The Seventh Circuit has not yet had the opportunity to consider the correct
process for invoking an exception to the general rule regarding the applicability of
section 362(a)(1). That is because in the handful of times the Seventh Circuit has
considered A.H. Robins Co or other exceptions to section 362(a)(1), it has found that
the non-debtor does not qualify for the exceptions. See Harley-Davidson Credit Corp. v.
JHD Holdings Inc., No. 19-CV-155-JDP, 2020 WL 7078828, at *1 (W.D. Wis. Dec. 3,
2020); see, e.g., Matter of Fernstrom Storage & Van Co., 938 F.2d at 736 (deciding
non-debtor did fit within the exception from A.H. Robins Co. or another case and
affirming the bankruptcy court); Fox Valley, 140 F.3d at 666 (rejecting attorney's
argument that "the automatic stay deprived the district court of jurisdiction to sanction
Other courts have considered A.H. Robins Co., however, and they have come to
same conclusion this Court has. See, e.g., Patton v. Bearden, 8 F.3d 343, 349 (6th Cir.
1993) ("It should be noted that . . . extensions [of section 362(a)(10] to non-debtors,
although referred to as extensions of the automatic stay, were in fact injunctions issued
by the bankruptcy court after hearing and the establishment of unusual need to take this
action to protect the administration of the bankruptcy estate. Even if we were to adopt
the unusual circumstances test, the bankruptcy court would first need to extend the
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automatic stay under its equity jurisdiction pursuant to 11 U.S.C. § 105."); In re Chugach
Forest Prods., Inc., 23 F.3d 241, 247 (9th Cir. 1994) (citing Patton and reaching the
same conclusion); Harley-Davidson Credit Corp., 2020 WL 7078828, at *2 (citing both
Patton and Chugach and reaching the same conclusion).
Even if Lira could invoke section 362(a)(1) here, the Court would deny a stay
under that provision. Lira asserts that a stay under section 362(a)(1) is required
because he has a right of indemnification by Girardi or Girardi Keese under California's
Labor Code. Lira's Br. at 8; see A.H. Robins Co., 788 F.2d at 999 (An example of an
"unusual situation" is "a suit against a third-party who is entitled to absolute indemnity
by the debtor on account of any judgment that might result against them in the case.").
Lira has not shown that he is "entitled" to "absolute indemnity." See id. Section 2802(a)
of the California Labor Code provides that:
(a) An employer shall indemnify his or her employee for all necessary
expenditures or losses incurred by the employee in direct consequence of
the discharge of his or her duties, or of his or her obedience to the directions
of the employer, even though unlawful, unless the employee, at the time of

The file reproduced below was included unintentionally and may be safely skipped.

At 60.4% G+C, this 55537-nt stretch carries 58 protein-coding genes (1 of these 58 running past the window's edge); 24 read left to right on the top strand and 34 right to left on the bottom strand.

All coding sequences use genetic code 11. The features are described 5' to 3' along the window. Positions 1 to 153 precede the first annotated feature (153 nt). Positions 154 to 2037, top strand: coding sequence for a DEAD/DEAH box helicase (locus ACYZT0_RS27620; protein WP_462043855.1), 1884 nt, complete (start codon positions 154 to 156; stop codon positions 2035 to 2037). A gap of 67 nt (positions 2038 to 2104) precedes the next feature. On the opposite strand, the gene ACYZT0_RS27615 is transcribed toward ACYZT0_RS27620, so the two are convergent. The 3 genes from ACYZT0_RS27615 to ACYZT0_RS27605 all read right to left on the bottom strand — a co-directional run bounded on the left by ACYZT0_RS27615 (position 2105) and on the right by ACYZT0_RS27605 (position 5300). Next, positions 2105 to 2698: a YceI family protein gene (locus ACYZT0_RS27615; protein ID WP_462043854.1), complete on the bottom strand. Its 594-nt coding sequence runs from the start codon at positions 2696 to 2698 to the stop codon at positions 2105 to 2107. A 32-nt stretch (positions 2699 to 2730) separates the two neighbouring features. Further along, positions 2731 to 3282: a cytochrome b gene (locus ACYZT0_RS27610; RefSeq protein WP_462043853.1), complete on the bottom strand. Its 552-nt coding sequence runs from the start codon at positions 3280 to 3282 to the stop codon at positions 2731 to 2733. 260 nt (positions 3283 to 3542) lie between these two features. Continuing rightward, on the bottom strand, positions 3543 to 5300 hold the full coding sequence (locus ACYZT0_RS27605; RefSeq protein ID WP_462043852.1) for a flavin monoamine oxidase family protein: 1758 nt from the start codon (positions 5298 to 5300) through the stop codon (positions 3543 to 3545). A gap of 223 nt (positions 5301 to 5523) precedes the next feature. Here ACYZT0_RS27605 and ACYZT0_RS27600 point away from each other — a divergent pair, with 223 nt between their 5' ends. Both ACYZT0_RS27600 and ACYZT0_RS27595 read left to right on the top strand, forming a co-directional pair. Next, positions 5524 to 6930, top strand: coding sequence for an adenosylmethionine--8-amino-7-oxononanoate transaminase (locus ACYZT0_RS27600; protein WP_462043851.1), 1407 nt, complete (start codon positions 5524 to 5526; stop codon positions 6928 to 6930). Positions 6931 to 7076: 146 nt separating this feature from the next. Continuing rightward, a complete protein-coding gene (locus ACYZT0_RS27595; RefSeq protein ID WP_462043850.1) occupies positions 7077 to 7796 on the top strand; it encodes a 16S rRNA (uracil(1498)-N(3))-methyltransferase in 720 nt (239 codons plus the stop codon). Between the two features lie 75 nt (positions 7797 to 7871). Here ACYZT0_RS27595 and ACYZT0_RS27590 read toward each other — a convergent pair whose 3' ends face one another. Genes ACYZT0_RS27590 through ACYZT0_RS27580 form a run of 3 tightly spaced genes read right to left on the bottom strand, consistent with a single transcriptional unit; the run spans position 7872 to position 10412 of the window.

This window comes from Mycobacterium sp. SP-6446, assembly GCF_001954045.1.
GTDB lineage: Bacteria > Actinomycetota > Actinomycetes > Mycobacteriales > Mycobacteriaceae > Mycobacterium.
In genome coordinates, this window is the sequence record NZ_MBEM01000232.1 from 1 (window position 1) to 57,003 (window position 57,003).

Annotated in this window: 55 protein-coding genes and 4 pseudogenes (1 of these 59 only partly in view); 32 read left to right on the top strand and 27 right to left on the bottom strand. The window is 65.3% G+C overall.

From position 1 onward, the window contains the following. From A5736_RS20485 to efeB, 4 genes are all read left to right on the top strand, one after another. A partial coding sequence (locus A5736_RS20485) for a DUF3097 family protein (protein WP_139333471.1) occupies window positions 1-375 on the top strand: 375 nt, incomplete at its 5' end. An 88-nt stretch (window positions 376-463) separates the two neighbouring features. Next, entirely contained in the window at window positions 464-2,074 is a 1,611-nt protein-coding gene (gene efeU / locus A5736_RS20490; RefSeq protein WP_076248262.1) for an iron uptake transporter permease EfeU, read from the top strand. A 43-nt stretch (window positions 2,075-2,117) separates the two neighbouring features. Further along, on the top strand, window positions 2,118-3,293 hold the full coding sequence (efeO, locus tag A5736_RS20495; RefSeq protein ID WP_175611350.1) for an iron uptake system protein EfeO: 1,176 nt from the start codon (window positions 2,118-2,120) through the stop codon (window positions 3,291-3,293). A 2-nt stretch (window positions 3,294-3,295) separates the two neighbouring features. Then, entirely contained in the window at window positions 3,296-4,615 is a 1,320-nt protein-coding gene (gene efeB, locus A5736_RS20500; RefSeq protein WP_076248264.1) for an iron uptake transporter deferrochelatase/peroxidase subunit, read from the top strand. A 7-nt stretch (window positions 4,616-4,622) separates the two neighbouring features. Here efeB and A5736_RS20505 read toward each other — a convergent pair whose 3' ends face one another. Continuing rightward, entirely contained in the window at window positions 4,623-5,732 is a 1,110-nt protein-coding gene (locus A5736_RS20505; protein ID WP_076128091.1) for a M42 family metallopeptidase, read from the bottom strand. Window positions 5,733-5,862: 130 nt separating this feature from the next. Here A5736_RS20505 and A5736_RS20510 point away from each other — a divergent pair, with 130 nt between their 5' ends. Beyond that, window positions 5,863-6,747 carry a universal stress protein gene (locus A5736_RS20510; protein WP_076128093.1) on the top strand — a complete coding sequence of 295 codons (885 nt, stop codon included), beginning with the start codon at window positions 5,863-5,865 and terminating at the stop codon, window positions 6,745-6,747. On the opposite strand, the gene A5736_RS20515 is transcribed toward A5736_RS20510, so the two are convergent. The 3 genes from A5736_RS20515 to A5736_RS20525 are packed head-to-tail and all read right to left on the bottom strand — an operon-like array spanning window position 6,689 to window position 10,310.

obeying the directions, believed them to be unlawful.
Cal. Lab. Code § 2802(a). Lira's argument bypasses the last clause of the statute. An
employer is required to indemnify an employee unless the employee took actions that
he knew were unlawful. See Dowie v. Fleishman-Hillard Inc., 422 F. App'x 627, 629
(9th Cir. 2011). The complaint alleges that Lira knew his acts were unlawful. See
Compl. ¶ 54 ("Lira had knowledge of and cooperated with Girardi’s misappropriation
and conversion of settlement proceeds[.]"). Viewing the allegations in the light most
favorable to the Edelson, Lira's chance of indemnification by his employer would not
justify a stay. See Menzies, 943 F.3d at 332. Lira must "demonstrate his entitlement to
Case: 1:20-cv-07115 Document #: 91 Filed: 07/19/21 Page 33 of 36 PageID #:957
indemnity under the criteria set forth in the statute" before claiming that his entitlement
is absolute. See In re Bidermann Indus. U.S.A., Inc., 200 B.R. 779, 784–85 (Bankr.
Though Lira may not invoke section 362(a)(1) to obtain a stay of these
proceedings from this Court, he may be able to achieve the same result under section
362(a)(3). Section 362(a)(3) prevents "any act to obtain possession of property of the
estate or of property from the estate or to exercise control over property of the estate."
Though Edelson argues otherwise, the plain words of the provision go past protecting
just the debtor and protect any property of the estate. Another provision of the Code, 11
U.S.C. § 541(a), says that property of the estate includes "all legal or equitable interests
of the debtor in property as of the commencement of the case."
Off the bat, it seems obvious that Edelson's request for a constructive trust is
subject to a stay under section 362(a)(3). As stated clearly in Edelson's complaint, it
"seeks the imposition of a constructive trust on all money transferred from Boeing to
[Girardi Keese] in connection with the Lion Air settlements." Compl. ¶ 95. If Edelson
were to succeed on a constructive trust theory, "the value of [Girardi or Girardi Keese's]
bankruptcy estate would be reduced . . . because [the] property in which the debtor
holds legal but not equitable title as of the commencement of the case . . . is property of
the estate . . . to the extent of the debtor's legal title." See In re Nat. Century Fin.
Enters., Inc., 423 F.3d 567, 575 (6th Cir. 2005); see also 11 U.S.C. §541(d) (stating that
property "in which the debtor holds . . . only legal title and not an equitable interest . . .
becomes property of the estate under subsection (a)(1) or (2) of this section only to the
extent of the debtor's legal title to such property, but not to the extent of any equitable